Managing COVID stress through art therapy

16 September 2020

Written by: Madisson Ball

Lockdowns have forced some into a high-pressure period of stress, where the materials to express and let out these feelings have not yet been tapped into.

When the second lockdown began, I found myself with a world of extra time. Usually I’d fill it with hours spent at work or university. Watching YouTube for inspiration and guidance, I decided to embrace my creative side and began painting and making macrame planters and coasters. So far, it’s helped me to feel inspired and fulfilled spiritually. Working with each piece, I feel a sense of calm and control. The process is quite relaxing and meditative for a prolonged period of time, taking me away from the stress of the day.

The pandemic and subsequent lockdowns have created uncertainty and anxiety in Australia. A study based on 3,200 participants by the Australian National University showed that 47% of Australians felt that their stress levels had worsened over the course of the spread of COVID-19. This equates to almost one in two people.

For me, craft has been an effective and beneficial way to alleviate stress. There’s a whole school of thought about the potential of arts and crafts to sooth mental distress, which has become known as art therapy. Art therapy is thought to improve communication and concentration, as well as assisting in reduce feelings of isolation. In 1942, British artist Adrian Hill coined the term “art therapy” after discovering that there were positive health benefits to practicing art while recovering from tuberculosis. Although formal classes weren’t existent yet, many writers on mental health in the 1940s began to describe their treatment with patients as “art therapy”. 

Art therapist Dr Libby Byrne worked in a palliative care setting for many years, and says she was struck by the amount of people who in their last weeks of life, became open and eager to give artistry a go.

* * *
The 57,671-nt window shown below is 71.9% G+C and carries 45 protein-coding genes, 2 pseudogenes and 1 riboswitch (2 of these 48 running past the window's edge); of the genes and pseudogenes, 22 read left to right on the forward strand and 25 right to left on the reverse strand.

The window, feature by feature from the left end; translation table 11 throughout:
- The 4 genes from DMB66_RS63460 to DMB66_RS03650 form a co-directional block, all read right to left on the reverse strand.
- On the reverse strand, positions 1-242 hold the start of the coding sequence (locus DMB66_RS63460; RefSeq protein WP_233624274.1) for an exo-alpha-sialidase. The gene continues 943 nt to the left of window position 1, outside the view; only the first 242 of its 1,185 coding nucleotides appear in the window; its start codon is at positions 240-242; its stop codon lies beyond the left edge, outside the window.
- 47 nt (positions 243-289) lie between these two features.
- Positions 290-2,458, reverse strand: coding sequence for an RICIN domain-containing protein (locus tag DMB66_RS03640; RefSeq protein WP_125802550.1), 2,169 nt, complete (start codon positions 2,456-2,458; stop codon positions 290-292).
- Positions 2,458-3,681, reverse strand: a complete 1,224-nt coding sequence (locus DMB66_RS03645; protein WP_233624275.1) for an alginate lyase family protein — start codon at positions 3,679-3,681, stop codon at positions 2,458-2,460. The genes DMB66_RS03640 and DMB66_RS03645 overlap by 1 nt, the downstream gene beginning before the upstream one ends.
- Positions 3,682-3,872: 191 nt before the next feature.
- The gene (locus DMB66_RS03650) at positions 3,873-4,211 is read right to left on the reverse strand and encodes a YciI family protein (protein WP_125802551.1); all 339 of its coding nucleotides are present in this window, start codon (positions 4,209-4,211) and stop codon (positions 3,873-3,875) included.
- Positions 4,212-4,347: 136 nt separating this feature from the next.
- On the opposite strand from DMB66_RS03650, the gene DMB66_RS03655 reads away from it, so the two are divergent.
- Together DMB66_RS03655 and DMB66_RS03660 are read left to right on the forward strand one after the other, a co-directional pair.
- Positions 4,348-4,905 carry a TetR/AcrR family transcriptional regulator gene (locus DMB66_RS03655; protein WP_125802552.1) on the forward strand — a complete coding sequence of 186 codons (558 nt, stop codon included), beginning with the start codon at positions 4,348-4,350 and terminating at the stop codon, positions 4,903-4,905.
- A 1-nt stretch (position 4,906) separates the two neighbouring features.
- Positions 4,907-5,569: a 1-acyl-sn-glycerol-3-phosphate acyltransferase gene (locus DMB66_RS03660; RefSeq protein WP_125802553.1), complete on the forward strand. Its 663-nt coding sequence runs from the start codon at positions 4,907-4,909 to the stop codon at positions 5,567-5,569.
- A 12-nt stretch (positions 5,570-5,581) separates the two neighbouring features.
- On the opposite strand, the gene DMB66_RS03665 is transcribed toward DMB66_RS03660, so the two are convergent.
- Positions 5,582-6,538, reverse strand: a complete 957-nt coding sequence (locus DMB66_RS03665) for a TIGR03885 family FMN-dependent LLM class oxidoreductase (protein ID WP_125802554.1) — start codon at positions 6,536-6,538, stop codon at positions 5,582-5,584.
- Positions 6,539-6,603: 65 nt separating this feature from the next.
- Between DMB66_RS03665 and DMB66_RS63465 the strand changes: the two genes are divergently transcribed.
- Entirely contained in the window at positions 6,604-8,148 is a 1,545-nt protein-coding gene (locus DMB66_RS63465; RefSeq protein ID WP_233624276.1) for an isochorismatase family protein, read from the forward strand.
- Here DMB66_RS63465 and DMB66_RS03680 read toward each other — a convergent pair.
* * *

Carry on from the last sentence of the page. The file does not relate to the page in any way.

According to Dr Byrne, creativity is an “opportunity to engage with the kind of risk that feeds the soul and moves us toward possibility”.

“When they encountered the resources, the time, and a supportive person to help them in palliative care, people often thought that they had nothing to lose and everything to gain by taking the risk.” Dr Byrne told upstart.

The philosophy of art therapy is that creating art will assist in slowing down stressful situations, and help to explore what we may be experiencing.

So, it’s likely that you have found yourself with a world of extra time throughout mid-2020. But the question is: how and where do you start to nurture your artistic side?

Dr Byrne suggests that beginning with a simple but nostalgic art expression technique will help you begin your journey to freeing yourself creatively.

“Collage is a great way to begin if you are feeling trapped. It may be a collage of photographs that you have taken,” she said.

“Looking back over photographs that you have taken with your phone through the week and selecting those that speak clearly to you of something that sparks your imagination.”